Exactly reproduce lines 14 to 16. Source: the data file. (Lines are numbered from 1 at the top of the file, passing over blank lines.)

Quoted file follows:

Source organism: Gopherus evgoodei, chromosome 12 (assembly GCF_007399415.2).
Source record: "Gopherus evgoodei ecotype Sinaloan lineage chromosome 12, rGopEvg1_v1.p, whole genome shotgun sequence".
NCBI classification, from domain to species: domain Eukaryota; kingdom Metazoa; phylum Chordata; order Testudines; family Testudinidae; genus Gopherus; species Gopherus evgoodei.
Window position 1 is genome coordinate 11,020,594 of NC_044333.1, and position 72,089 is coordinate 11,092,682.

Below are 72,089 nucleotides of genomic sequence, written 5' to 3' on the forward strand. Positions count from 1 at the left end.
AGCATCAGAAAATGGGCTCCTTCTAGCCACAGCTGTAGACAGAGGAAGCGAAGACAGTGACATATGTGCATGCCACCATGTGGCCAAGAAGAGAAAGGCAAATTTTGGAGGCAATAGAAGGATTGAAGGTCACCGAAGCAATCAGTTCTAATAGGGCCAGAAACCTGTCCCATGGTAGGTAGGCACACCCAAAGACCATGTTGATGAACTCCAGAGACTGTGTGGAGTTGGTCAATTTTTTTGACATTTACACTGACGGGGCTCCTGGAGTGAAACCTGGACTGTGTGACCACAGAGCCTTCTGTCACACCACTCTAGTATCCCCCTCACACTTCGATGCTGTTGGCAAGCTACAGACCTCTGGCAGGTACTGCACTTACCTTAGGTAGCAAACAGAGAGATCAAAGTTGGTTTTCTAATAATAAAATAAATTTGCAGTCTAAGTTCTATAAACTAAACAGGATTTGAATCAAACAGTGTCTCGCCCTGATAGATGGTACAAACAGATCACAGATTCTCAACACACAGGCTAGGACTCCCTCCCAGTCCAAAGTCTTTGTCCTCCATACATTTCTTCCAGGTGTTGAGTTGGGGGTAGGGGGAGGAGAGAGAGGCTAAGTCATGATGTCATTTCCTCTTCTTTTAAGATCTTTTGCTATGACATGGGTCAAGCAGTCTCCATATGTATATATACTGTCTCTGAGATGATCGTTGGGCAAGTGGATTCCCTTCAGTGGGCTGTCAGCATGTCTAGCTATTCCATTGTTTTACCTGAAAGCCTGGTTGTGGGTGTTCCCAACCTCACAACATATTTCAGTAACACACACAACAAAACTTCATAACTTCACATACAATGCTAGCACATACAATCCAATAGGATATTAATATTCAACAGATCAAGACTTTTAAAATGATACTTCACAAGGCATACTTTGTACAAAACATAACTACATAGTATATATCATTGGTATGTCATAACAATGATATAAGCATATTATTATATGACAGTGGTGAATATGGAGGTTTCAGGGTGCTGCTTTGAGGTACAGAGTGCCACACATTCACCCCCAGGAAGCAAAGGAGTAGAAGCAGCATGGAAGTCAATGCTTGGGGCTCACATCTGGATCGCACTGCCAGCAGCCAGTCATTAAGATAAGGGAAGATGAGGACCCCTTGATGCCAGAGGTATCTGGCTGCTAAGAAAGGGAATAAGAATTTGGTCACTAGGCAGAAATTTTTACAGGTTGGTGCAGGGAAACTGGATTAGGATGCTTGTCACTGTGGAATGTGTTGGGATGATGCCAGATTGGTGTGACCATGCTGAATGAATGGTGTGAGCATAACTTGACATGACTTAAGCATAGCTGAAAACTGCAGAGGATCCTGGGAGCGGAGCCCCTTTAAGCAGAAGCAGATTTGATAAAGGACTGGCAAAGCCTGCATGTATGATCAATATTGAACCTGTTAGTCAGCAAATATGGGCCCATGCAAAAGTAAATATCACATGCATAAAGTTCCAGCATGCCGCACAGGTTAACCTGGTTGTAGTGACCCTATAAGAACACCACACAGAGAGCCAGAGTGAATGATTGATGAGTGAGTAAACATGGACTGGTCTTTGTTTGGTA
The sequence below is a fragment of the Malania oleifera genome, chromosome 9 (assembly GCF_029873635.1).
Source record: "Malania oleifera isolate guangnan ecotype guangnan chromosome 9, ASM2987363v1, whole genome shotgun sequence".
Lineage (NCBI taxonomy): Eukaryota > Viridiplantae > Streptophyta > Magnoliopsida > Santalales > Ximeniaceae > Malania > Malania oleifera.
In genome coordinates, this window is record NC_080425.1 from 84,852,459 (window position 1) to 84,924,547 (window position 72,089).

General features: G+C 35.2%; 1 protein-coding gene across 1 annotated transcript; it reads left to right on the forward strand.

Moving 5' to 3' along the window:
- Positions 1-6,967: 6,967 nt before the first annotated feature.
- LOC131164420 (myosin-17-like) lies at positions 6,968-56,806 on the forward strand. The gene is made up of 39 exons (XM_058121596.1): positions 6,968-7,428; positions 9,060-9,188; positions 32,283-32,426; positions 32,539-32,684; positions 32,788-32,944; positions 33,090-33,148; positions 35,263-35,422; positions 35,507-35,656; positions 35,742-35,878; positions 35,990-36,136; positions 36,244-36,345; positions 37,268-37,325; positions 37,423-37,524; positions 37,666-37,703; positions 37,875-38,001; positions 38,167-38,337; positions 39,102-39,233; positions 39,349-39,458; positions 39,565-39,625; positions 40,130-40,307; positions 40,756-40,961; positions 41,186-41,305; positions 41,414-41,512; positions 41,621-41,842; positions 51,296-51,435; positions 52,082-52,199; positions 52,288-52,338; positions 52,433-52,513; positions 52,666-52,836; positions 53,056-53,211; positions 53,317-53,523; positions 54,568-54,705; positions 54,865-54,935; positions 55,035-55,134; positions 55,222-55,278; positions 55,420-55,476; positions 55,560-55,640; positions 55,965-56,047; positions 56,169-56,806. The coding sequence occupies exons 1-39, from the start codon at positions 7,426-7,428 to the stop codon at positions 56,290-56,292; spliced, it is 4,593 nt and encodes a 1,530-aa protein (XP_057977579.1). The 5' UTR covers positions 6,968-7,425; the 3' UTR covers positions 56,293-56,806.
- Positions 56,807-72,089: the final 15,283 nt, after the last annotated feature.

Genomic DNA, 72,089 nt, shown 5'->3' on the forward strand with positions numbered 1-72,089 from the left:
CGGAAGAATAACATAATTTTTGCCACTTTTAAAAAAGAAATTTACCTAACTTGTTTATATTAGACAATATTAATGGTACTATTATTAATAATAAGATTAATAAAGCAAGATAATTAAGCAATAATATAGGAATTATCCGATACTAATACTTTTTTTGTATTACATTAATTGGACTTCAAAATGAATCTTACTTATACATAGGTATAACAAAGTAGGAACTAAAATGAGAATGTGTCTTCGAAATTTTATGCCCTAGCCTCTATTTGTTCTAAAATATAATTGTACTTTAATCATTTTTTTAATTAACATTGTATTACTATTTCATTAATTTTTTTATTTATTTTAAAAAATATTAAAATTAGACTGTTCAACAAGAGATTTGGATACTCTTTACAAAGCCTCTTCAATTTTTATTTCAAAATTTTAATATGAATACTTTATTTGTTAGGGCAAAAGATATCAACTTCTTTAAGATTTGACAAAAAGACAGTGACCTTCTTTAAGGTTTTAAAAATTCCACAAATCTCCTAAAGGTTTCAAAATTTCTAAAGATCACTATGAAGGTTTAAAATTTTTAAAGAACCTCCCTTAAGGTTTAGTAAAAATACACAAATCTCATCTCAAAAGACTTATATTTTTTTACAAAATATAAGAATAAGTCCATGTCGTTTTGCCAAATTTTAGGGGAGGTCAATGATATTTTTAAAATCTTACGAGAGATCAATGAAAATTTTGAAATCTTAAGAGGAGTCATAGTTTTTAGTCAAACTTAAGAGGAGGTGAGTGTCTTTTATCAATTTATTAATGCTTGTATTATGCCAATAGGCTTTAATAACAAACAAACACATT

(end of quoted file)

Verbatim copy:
- LOC131164420 (myosin-17-like) lies at positions 6,968-56,806 on the forward strand. The gene is made up of 39 exons (XM_058121596.1): positions 6,968-7,428; positions 9,060-9,188; positions 32,283-32,426; positions 32,539-32,684; positions 32,788-32,944; positions 33,090-33,148; positions 35,263-35,422; positions 35,507-35,656; positions 35,742-35,878; positions 35,990-36,136; positions 36,244-36,345; positions 37,268-37,325; positions 37,423-37,524; positions 37,666-37,703; positions 37,875-38,001; positions 38,167-38,337; positions 39,102-39,233; positions 39,349-39,458; positions 39,565-39,625; positions 40,130-40,307; positions 40,756-40,961; positions 41,186-41,305; positions 41,414-41,512; positions 41,621-41,842; positions 51,296-51,435; positions 52,082-52,199; positions 52,288-52,338; positions 52,433-52,513; positions 52,666-52,836; positions 53,056-53,211; positions 53,317-53,523; positions 54,568-54,705; positions 54,865-54,935; positions 55,035-55,134; positions 55,222-55,278; positions 55,420-55,476; positions 55,560-55,640; positions 55,965-56,047; positions 56,169-56,806. The coding sequence occupies exons 1-39, from the start codon at positions 7,426-7,428 to the stop codon at positions 56,290-56,292; spliced, it is 4,593 nt and encodes a 1,530-aa protein (XP_057977579.1). The 5' UTR covers positions 6,968-7,425; the 3' UTR covers positions 56,293-56,806.
- Positions 56,807-72,089: the final 15,283 nt, after the last annotated feature.

Genomic DNA, 72,089 nt, shown 5'->3' on the forward strand with positions numbered 1-72,089 from the left: